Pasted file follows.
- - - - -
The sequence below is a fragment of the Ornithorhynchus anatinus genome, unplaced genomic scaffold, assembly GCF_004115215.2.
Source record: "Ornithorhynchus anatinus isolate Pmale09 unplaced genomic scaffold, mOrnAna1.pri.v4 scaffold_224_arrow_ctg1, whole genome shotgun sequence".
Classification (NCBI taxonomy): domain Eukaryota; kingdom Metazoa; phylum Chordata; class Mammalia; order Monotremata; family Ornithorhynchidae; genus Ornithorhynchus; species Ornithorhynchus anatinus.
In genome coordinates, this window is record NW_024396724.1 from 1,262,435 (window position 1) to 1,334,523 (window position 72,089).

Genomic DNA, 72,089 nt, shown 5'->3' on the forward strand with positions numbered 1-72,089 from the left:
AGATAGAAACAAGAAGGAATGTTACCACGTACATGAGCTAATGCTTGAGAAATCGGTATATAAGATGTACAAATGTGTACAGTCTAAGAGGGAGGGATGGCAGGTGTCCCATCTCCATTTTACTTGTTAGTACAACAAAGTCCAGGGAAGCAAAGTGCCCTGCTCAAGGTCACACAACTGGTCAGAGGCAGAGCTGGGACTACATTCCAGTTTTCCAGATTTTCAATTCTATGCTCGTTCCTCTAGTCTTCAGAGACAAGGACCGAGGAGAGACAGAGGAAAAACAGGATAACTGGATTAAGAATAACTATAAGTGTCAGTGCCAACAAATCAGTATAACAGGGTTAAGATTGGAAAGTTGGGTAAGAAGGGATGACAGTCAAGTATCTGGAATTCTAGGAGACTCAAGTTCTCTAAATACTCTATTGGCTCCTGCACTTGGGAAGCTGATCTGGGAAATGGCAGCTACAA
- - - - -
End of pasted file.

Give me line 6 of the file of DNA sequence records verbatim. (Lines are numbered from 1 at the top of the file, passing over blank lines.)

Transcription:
AGATAGAAACAAGAAGGAATGTTACCACGTACATGAGCTAATGCTTGAGAAATCGGTATATAAGATGTACAAATGTGTACAGTCTAAGAGGGAGGGATGGCAGGTGTCCCATCTCCATTTTACTTGTTAGTACAACAAAGTCCAGGGAAGCAAAGTGCCCTGCTCAAGGTCACACAACTGGTCAGAGGCAGAGCTGGGACTACATTCCAGTTTTCCAGATTTTCAATTCTATGCTCGTTCCTCTAGTCTTCAGAGACAAGGACCGAGGAGAGACAGAGGAAAAACAGGATAACTGGATTAAGAATAACTATAAGTGTCAGTGCCAACAAATCAGTATAACAGGGTTAAGATTGGAAAGTTGGGTAAGAAGGGATGACAGTCAAGTATCTGGAATTCTAGGAGACTCAAGTTCTCTAAATACTCTATTGGCTCCTGCACTTGGGAAGCTGATCTGGGAAATGGCAGCTACAA